It wasn’t long after filmmaker Pat McGee wrapped his Vice documentary, Bernie Blackout, that the director turned his attention toward another American political figure.
McGee’s newest film From the Hood to the Holler is an account of Kentucky politician Charles Booker’s U.S. Senate primary campaign, where he nearly upset Amy McGrath, whose financial backing and funding vastly outsized Booker’s. The crux of Booker’s campaign was unifying the day-to-day struggle of people living in Kentucky’s cities, or the “hood”, and those living in the rural Appalachia region, or the “holler.”
The documentary, executive produced by actors Michael Shannon and Alyssa Milano, will premiere at the St. Louis International Film Festival in November. The firsthand account follows the campaign’s connection to the growing Black Lives Matter movement in Kentucky, through national tragedies and the COVID-19 pandemic, and captures the movement supporting Booker, who will now run for Rand Paul’s Senate seat in 2022.
“People from places like Kentucky are often ignored and counted out. Change is possible, but it is on us to tell the story,” Booker said about the upcoming documentary.
“This documentary will be a powerful statement of what is possible when we stand together, and a compelling glimpse of how we transform politics in our country.”
Stacy McPeak, Mary Joan McGee and Devon Collins are also executive producers on the film, alongside Shannon and Milano. The film’s producers include McGee, Terry Hahin, Adam Linkenhelt and Gregory Taylor, who also served as the cinematographer.
Realscreen spoke with McGee about the upcoming documentary ahead of its premiere.
This interview has been edited for brevity and clarity.
What attracted you to Booker’s campaign and made you want to tell this story?
There’s a million different candidates that have similar policies and platforms. I think one of the things that really attracted me to his story is that it wasn’t just a story about his campaign, but it was a story about a man becoming a leader, [and] also a movement that was really growing in the streets and it was growing in the hood, it was growing in the holler. And it wasn’t just a singular campaign or a singular election, it was the story of a movement. As a storyteller, you want that on so many levels.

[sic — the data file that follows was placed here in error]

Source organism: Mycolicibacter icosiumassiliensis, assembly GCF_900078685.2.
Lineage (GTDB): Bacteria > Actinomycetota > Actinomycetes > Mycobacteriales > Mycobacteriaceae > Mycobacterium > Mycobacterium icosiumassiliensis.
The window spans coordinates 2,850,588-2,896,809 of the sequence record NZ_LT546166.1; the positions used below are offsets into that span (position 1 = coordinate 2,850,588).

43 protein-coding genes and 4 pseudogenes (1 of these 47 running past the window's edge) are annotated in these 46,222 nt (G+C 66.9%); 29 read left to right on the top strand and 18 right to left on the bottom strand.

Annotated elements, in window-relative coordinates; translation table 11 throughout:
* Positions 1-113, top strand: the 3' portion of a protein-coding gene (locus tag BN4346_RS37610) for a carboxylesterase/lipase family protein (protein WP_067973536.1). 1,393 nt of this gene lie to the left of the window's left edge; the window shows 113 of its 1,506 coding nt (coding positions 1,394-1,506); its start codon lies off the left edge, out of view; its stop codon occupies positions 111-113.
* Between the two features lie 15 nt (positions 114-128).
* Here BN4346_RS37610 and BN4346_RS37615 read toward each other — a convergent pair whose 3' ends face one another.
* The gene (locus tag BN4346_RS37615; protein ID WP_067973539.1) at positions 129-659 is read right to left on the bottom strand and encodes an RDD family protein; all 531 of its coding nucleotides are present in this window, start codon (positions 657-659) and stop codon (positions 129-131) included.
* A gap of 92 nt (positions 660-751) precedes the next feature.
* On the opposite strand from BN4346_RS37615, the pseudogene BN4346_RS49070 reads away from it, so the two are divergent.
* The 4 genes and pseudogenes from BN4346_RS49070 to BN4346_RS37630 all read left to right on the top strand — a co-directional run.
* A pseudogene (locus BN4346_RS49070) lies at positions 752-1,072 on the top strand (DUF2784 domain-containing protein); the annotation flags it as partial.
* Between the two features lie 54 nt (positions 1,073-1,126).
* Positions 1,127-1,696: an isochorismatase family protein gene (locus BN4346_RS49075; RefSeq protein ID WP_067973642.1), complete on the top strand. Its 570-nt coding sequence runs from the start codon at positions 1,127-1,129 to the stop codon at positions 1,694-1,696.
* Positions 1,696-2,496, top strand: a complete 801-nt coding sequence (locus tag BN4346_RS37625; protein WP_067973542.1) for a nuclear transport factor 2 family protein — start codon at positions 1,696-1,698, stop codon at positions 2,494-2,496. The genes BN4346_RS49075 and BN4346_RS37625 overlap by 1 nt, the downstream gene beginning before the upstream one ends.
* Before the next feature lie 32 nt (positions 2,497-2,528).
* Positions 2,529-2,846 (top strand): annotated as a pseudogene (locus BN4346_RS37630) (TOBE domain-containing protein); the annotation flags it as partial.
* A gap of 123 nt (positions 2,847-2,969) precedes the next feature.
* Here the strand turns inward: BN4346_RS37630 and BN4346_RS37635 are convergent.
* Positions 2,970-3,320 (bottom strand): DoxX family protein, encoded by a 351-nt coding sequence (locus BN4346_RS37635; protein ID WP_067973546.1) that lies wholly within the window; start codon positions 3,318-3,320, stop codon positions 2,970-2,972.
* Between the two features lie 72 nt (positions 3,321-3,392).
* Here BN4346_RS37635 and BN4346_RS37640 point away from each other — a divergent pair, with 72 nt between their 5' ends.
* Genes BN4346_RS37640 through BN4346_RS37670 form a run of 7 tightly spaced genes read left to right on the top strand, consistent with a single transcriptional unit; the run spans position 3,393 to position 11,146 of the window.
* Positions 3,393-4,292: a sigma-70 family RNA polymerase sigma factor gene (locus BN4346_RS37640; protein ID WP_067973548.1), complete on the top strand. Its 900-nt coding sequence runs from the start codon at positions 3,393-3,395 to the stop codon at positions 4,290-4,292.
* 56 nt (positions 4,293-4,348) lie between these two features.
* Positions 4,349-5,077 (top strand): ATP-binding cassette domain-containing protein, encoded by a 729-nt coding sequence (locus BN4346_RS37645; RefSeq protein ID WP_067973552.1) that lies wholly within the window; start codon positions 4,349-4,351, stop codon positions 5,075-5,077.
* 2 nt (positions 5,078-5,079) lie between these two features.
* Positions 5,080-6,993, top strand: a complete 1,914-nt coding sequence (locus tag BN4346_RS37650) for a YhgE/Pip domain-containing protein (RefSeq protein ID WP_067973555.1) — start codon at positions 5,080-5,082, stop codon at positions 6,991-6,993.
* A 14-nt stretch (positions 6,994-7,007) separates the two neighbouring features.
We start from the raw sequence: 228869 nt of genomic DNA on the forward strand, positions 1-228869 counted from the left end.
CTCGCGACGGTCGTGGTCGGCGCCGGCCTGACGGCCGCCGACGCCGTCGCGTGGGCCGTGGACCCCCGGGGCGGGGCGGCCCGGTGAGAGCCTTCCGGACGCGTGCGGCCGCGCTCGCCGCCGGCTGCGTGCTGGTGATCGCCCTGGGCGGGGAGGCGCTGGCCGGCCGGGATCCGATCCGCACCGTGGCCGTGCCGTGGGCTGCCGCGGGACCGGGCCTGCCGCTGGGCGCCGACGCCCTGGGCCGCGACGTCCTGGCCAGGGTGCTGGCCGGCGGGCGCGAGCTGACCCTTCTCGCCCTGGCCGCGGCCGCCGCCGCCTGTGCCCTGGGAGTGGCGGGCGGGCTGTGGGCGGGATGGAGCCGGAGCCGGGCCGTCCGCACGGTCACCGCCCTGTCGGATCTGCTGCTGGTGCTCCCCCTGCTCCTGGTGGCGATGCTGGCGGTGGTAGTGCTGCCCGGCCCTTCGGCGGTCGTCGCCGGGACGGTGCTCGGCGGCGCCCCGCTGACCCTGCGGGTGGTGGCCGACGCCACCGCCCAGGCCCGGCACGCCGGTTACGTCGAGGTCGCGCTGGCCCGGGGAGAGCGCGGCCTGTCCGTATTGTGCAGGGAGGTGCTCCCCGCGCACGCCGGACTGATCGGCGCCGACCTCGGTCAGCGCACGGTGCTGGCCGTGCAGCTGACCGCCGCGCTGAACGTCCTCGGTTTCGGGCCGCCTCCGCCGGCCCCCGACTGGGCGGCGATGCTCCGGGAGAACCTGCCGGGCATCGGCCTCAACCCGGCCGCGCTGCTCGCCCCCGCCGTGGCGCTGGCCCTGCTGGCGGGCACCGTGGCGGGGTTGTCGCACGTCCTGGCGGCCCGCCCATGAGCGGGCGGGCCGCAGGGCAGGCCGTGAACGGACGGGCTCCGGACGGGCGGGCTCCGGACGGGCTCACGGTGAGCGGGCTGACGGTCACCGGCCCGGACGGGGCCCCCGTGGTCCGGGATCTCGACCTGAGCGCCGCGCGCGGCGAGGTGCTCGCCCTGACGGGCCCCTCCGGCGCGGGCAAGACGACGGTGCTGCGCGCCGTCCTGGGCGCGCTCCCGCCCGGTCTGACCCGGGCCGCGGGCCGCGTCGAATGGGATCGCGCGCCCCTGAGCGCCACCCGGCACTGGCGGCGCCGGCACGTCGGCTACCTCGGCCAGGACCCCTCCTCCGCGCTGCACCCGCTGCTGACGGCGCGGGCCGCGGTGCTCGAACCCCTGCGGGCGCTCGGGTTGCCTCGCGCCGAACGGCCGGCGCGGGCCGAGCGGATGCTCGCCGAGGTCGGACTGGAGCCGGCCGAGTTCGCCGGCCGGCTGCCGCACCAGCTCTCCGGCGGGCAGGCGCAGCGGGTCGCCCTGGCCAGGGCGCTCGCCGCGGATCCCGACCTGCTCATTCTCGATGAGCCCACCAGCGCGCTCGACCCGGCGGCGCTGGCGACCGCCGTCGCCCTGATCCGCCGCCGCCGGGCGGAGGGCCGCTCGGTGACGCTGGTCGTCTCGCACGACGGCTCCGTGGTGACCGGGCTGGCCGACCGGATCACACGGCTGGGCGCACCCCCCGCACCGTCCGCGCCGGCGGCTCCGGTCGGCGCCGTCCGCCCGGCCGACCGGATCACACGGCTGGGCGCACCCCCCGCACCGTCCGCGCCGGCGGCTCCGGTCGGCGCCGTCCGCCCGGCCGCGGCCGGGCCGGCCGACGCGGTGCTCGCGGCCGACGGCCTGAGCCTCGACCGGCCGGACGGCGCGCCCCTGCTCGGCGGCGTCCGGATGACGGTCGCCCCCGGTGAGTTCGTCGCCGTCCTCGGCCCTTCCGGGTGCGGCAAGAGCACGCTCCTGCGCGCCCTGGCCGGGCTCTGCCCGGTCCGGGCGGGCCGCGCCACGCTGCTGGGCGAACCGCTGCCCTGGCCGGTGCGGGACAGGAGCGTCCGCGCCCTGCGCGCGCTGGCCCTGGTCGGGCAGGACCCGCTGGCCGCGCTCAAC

What was it about Booker as a politician, or his story, that you think will interest viewers outside the U.S.?
The Black Lives Matter protests were international. We saw marches all over the world, and with Breonna Taylor killed by the police in Louisville, that became a hot-bed issue, and you saw the people rise up in the streets to protest. It didn’t seem that justice was being applied equally, not just in Kentucky but all over the United States. But you really started to see the movement manifest itself.
And what was really intriguing was you saw this guy, Charles Booker, who realized there were people in the holler in Eastern Kentucky, in Appalachia, who felt invisible. Their struggle was economic. They didn’t have health care, jobs or clean water, very similar to the people that live in the ‘hood in west parts of Louisville. So you saw this common bond between these two groups and he just merged them together. This movement is really about bringing people together that feel invisible, and it really started to some extent in those streets when people were rising up. And when you look at international appeal to this, when people feel invisible and they feel that the government or justice is not being applied equally, movements are important and you see people rise up in the streets.
How did the COVID-19 pandemic affect the film’s production?
We were very cautious, I think we followed the campaign’s lead. We had a very small bubble inside the bus, and then we’d go to these rallies and it’s difficult because people want that human contact, they want to shake hands, slap a hand on the back and hug people. Sometimes that happened, sometimes it didn’t.
You want to be very mindful of the pandemic. You’re also trying to tell this story that is very much involved with the pandemic, because the election was delayed, a lot of things happened. One of the things that happened, because COVID struck, is people realized how important some of the issues that Charles Booker and his campaign was pushing, and one of those was Medicare For All.